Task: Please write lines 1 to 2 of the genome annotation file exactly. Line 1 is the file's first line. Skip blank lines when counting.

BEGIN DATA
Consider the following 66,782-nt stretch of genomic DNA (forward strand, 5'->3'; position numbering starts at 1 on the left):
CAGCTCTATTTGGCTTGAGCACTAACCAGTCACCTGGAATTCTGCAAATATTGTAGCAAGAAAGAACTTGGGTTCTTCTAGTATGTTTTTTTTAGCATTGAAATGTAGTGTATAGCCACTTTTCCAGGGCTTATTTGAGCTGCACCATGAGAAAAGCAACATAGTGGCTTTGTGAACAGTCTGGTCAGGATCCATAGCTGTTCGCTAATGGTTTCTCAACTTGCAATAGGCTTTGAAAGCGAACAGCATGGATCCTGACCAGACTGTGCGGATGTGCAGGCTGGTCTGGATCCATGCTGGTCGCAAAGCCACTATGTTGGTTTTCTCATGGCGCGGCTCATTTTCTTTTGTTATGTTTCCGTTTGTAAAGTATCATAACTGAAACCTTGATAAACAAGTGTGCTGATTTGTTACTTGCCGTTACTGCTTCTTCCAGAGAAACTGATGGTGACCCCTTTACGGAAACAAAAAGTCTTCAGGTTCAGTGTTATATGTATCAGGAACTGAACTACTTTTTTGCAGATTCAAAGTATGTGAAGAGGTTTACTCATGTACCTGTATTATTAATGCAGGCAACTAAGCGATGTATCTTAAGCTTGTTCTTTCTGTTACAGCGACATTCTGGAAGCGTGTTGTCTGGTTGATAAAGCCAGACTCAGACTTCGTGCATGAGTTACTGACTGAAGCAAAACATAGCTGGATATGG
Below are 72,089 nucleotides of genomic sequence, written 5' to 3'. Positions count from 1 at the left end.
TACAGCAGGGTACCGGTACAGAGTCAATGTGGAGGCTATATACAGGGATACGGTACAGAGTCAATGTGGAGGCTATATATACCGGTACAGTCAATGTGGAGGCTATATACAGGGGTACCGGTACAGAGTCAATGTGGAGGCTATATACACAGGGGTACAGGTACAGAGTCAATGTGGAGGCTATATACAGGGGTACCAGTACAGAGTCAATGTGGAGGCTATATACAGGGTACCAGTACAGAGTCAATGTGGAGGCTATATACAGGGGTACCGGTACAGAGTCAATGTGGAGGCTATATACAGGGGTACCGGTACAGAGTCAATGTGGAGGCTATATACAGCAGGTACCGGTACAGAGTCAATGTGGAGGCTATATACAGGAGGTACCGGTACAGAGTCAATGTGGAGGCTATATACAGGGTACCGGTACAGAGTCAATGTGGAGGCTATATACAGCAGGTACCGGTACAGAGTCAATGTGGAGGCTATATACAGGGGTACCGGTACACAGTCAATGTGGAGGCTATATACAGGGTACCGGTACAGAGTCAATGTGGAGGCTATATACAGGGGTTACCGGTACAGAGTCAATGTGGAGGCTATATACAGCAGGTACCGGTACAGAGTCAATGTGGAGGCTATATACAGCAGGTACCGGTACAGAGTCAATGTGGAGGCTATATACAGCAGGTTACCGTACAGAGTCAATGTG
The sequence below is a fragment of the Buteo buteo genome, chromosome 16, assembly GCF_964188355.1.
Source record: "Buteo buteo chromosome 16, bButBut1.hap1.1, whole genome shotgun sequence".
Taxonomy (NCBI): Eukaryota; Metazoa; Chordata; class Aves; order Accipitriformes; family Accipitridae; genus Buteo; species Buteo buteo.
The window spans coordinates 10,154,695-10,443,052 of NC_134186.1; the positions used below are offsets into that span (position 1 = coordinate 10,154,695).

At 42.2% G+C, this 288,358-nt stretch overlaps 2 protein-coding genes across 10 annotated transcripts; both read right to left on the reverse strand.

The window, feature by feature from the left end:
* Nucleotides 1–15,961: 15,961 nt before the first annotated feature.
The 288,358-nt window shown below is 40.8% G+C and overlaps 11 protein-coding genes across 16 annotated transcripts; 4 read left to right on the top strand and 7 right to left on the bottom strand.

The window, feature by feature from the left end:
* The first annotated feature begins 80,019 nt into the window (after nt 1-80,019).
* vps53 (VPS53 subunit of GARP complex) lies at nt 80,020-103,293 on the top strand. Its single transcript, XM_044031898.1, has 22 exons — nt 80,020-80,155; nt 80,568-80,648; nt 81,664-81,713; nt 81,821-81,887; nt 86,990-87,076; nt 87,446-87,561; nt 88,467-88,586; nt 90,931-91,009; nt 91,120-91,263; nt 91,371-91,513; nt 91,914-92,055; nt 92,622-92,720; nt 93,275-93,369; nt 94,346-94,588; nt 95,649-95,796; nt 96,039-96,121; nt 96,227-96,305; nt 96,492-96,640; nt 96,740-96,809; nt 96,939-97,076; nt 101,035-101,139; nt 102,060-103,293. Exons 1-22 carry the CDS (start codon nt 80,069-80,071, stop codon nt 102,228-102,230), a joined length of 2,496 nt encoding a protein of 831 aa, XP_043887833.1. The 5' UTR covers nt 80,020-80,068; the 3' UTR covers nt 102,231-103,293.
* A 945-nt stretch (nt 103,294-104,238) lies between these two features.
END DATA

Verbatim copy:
Consider the following 66,782-nt stretch of genomic DNA (forward strand, 5'->3'; position numbering starts at 1 on the left):
CAGCTCTATTTGGCTTGAGCACTAACCAGTCACCTGGAATTCTGCAAATATTGTAGCAAGAAAGAACTTGGGTTCTTCTAGTATGTTTTTTTTAGCATTGAAATGTAGTGTATAGCCACTTTTCCAGGGCTTATTTGAGCTGCACCATGAGAAAAGCAACATAGTGGCTTTGTGAACAGTCTGGTCAGGATCCATAGCTGTTCGCTAATGGTTTCTCAACTTGCAATAGGCTTTGAAAGCGAACAGCATGGATCCTGACCAGACTGTGCGGATGTGCAGGCTGGTCTGGATCCATGCTGGTCGCAAAGCCACTATGTTGGTTTTCTCATGGCGCGGCTCATTTTCTTTTGTTATGTTTCCGTTTGTAAAGTATCATAACTGAAACCTTGATAAACAAGTGTGCTGATTTGTTACTTGCCGTTACTGCTTCTTCCAGAGAAACTGATGGTGACCCCTTTACGGAAACAAAAAGTCTTCAGGTTCAGTGTTATATGTATCAGGAACTGAACTACTTTTTTGCAGATTCAAAGTATGTGAAGAGGTTTACTCATGTACCTGTATTATTAATGCAGGCAACTAAGCGATGTATCTTAAGCTTGTTCTTTCTGTTACAGCGACATTCTGGAAGCGTGTTGTCTGGTTGATAAAGCCAGACTCAGACTTCGTGCATGAGTTACTGACTGAAGCAAAACATAGCTGGATATGG